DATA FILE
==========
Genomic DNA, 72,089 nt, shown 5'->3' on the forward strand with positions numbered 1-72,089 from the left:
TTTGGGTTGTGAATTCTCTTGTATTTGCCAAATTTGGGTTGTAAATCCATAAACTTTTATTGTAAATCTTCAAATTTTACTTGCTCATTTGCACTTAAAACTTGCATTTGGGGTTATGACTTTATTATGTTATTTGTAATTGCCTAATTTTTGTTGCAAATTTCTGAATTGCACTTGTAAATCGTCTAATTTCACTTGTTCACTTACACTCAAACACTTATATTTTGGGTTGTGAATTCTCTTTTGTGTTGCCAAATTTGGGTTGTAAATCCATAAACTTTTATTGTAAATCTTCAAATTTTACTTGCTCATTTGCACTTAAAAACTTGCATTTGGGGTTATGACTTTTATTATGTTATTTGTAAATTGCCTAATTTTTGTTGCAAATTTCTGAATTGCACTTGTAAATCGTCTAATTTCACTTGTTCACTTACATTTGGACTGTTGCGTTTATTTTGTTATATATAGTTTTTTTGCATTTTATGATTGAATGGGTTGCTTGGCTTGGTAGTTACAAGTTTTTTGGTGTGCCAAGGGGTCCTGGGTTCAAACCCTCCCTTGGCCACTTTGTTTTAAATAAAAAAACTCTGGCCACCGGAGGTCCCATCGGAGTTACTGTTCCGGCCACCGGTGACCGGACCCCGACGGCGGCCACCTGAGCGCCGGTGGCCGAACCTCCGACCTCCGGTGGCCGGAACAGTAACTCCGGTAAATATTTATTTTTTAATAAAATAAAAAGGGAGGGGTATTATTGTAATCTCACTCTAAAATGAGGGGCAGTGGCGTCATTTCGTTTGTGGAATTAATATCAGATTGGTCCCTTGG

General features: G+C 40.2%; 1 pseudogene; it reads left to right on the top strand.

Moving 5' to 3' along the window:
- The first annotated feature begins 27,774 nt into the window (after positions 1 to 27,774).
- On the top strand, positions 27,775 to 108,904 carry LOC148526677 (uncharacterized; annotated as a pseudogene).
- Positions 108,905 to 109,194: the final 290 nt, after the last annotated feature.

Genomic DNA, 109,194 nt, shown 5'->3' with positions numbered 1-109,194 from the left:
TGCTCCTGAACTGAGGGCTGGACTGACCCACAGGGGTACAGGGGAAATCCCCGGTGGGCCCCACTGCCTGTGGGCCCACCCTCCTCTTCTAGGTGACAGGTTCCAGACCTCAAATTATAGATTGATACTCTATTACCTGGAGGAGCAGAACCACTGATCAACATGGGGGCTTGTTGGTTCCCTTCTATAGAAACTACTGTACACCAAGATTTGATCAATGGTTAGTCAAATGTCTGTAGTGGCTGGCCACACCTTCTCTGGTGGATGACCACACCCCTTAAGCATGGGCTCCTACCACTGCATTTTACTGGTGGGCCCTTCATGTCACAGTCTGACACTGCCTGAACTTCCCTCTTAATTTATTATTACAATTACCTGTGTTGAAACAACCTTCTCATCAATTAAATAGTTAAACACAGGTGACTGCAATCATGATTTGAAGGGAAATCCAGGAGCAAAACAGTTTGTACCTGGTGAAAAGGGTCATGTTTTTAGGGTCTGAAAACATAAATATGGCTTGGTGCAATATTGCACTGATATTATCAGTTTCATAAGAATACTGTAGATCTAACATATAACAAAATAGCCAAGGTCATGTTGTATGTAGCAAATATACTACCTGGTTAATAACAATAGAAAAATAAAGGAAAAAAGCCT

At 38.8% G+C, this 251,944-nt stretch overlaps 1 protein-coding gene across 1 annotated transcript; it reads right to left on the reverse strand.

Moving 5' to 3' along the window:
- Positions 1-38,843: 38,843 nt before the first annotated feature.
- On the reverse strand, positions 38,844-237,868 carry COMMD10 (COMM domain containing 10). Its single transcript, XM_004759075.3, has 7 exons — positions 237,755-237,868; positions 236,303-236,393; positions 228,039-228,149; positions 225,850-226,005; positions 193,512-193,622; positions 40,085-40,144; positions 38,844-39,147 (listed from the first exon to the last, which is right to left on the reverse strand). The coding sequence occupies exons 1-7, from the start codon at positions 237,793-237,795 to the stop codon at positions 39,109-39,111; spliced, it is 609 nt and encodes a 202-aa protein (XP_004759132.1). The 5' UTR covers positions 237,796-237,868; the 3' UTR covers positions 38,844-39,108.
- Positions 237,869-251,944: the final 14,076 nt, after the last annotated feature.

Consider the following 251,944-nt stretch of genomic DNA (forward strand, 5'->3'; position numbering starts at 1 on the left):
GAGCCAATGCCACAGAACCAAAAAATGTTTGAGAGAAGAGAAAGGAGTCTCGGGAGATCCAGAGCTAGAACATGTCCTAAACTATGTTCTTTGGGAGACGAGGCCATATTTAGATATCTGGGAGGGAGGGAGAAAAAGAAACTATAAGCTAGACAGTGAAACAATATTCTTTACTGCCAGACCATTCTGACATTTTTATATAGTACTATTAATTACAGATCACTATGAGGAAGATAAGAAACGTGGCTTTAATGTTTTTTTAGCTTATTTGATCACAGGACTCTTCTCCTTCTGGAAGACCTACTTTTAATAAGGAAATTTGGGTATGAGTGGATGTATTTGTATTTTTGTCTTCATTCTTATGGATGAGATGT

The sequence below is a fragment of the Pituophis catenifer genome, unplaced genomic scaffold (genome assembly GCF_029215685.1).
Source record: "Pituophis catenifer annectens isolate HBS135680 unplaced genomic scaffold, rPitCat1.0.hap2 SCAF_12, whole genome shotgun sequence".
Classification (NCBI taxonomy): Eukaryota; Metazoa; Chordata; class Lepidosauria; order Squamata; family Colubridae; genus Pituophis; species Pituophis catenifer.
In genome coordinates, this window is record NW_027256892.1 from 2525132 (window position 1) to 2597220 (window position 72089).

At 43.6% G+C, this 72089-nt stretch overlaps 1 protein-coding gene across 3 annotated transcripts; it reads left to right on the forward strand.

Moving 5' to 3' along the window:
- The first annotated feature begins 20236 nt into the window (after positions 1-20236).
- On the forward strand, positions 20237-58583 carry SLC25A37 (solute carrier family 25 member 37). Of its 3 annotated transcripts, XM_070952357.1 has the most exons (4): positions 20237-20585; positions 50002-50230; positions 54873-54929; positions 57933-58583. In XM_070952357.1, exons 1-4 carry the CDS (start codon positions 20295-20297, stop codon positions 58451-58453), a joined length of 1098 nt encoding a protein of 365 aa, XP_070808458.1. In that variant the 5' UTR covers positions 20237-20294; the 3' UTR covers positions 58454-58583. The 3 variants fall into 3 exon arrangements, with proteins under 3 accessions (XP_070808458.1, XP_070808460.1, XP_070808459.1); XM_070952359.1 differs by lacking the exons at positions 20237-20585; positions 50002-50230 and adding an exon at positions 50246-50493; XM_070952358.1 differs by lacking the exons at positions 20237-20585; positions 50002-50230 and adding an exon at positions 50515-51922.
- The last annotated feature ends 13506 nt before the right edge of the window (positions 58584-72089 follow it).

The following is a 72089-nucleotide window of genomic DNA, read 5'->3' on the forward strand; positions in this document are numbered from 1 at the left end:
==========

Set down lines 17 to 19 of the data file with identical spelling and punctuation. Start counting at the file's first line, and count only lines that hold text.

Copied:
The sequence below is a fragment of the Pituophis catenifer genome, unplaced genomic scaffold (genome assembly GCF_029215685.1).
Source record: "Pituophis catenifer annectens isolate HBS135680 unplaced genomic scaffold, rPitCat1.0.hap2 SCAF_12, whole genome shotgun sequence".
Classification (NCBI taxonomy): Eukaryota; Metazoa; Chordata; class Lepidosauria; order Squamata; family Colubridae; genus Pituophis; species Pituophis catenifer.